* the Paris Treaty would imperil American self-government – by empowering administrations to make long-term commitments without congressional authorization, and by making US energy and economic policies beholden to the demands of foreign leaders, UN bureaucrats and international pressure groups.

If We the People ultimately decide we do want to transform our energy and economic system, reduce our living standard, curtail our liberties, and subject ourselves to international governance, we can do so through proper nationwide debates and legislative processes. We should not have these decisions imposed on us via collusion, corruption, chicanery and unconstitutional power grabs.

Too many of our ruling elites disdain business, industry and working classes; rarely if ever did serious manual work; and most often belong to a Democrat Party that once stood up for workers, but now has turned its back on working men and women. These elites would help ensure that same families pummeled hardest and longest by Covid lockdowns will be punished in perpetuity by Paris Climate Treaty edicts.

All that red on county-by-county 2020 voting maps is where jobs, economies and living standards will hammered hardest. Many of these counties have manufacturing jobs … farmlands, forests, scenic and open spaces, habitats where birds, bats and wildlife flourish … and the best wind and solar sites.

This is where land will be blanketed with millions of wind turbines, solar panels, battery complexes and transmission lines, to “replace” billions of megawatt-hours of reliable electricity with intermittent power – decimating many rare, threatened, endangered and just plain magnificent species.

It’s where new dust bowls will arise, as biofuel crops replace today’s grasslands. It’s where factories will close, because the Paris Treaty will make electricity intermittent and expensive, and petrochemical raw materials too costly or simply unavailable.

Will President Trump and Senator McConnell let a Biden-Harris Administration – in league with squads of America-denigrating politicians and Deep State activists – do this to our country?

Or will they preserve the Constitution, the Trump energy, economic, employment and military legacy – the livelihoods, living standards and liberties, not only of MAGA Trump voters, but of all Americans?

This may be their last opportunity to do so. I therefore urge them – and I’m certain I’m joined by tens of millions of my fellow Americans in urging the President and Senate Majority Leader:

Present this defective, destructive Paris Climate Treaty to the Senate. Let the assembled Senators debate it, vote on it – and send it to history’s dustbin, where it belongs.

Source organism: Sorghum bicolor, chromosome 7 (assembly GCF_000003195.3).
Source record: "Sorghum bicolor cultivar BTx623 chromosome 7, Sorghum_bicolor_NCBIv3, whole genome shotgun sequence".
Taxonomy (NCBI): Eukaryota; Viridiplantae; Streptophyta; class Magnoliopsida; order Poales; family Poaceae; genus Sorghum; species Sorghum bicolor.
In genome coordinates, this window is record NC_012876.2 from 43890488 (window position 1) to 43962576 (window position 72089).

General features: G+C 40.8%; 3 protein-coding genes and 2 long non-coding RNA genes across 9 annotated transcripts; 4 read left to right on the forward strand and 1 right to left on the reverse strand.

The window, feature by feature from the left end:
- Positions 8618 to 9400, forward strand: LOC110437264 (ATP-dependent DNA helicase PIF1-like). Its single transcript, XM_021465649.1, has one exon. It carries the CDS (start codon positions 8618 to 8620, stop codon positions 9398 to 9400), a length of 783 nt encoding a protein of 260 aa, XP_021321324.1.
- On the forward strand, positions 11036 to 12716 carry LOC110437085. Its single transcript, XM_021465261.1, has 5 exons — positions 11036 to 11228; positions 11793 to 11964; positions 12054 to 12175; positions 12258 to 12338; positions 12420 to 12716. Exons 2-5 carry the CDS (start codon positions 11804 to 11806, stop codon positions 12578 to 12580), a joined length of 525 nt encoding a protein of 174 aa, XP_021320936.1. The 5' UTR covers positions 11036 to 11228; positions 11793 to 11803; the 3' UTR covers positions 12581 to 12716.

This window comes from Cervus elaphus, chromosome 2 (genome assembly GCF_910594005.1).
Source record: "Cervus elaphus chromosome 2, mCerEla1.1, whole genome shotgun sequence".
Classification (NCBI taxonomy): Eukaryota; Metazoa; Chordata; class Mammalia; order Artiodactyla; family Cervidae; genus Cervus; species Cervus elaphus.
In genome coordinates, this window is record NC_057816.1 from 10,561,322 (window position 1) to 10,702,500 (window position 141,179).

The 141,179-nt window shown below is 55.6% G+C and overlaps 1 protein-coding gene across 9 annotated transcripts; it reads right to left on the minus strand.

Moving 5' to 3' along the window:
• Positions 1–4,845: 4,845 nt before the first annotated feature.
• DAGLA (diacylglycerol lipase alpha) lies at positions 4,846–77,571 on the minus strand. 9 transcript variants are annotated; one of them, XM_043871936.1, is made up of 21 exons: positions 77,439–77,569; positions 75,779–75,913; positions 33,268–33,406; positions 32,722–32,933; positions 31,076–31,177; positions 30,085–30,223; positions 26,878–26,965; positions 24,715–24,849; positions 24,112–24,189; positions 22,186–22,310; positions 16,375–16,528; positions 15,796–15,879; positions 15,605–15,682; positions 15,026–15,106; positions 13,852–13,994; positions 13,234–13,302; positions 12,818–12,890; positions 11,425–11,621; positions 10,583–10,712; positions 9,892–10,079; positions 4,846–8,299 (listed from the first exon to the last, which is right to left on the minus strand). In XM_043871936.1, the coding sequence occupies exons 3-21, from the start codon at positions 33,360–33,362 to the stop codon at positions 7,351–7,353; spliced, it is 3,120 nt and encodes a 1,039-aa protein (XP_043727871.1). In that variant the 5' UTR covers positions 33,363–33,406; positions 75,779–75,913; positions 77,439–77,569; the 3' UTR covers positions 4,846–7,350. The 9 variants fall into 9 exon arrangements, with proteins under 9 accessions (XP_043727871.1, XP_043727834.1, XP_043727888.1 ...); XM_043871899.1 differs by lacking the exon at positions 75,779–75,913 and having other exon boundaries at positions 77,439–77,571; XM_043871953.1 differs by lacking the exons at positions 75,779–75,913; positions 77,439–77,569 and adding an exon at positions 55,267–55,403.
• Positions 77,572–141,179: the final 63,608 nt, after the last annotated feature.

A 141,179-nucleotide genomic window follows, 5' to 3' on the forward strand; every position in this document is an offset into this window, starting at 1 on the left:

Paul Driessen is senior policy analyst for the Committee For A Constructive Tomorrow ( and author of books and articles on energy, environment, climate and human rights issues.

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December 7, 2020 6:45 pm

“shall have Power, by and with the Advice and Consent of the Senate, to make Treaties”
So did Pres Trump make this treaty? In what capacity does he send it to the Senate? Recommending it? How can he ask the Senate to ratify an agreement from which he has withdrawn?

Reply to  Nick Stokes
December 7, 2020 7:16 pm

In the United States, a binding agreement with with a foreign power or multiple foreign powers is defined as a “Treaty”. Unless, of course, you are Barack Obama and you have a pen and a phone so you declare it a “Not A Treaty”.

In what capacity does he send it to the Senate?
He is the president of the US. The Constitution requires an international agreement (a “Treaty”, see above) to be sent to the Senate for approval if it is to be binding.

Glad I could help.

Reply to  TonyL
December 7, 2020 7:22 pm

So is he seeking approval? Of an agreement of which he has withdrawn the US participation?

And of course, since the US has withdrawn, how is it “binding”?

Reply to  Nick Stokes
December 7, 2020 8:01 pm

Nick, has your ability to read been that degraded over time, or are you out of practice at thinking clearly.
It’s not binding until after the Senate ratifies it. Even you should be able to figure that out.

Reply to  MarkW
December 7, 2020 8:22 pm

But if the US president can withdraw with the stroke of a pen, it isn’t binding anyway. The Senate needs to ratify binding treaties.

Bryan A
Reply to  MarkW
December 8, 2020 5:15 am

It isn’t binding BECAUSE Obama didn’t seek congressional approval.
If Trump receives Congressional REFUSAL it can be permanently put to rest

Reply to  Nick Stokes
December 7, 2020 8:21 pm

It’s pretty simple, Nick. Donald Trump can tear up a non-treaty any time he likes. As he just did. Joe Biden says he will bind the USA to a treaty by pushing it through as a non-treaty but then treating it as a treaty. Donald Trump can show Joe Biden what the Senate thinks of it, by presenting Joe Biden’s treaty in its correct form as a treaty to the Senate and getting them to vote on it. If the Senate approves, Joe Biden gets his treaty, and he gets it by a proper democratic process, and it would be extremely difficult (to say the least) for Donald Trump to then oppose it. If the Senate disapproves, then Joe Biden and the American people would get a clear message that the treaty is not acceptable, and it would be extremely reasonable if any subsequent attempt by Joe Biden to get the treaty through as a non-treaty ran into a barrage of opposition.

Ironically, it’s high-risk for Donald Trump and de-risking for Joe Biden, yet Donald Trump supporters support it.

Reply to  Mike Jonas
December 7, 2020 8:33 pm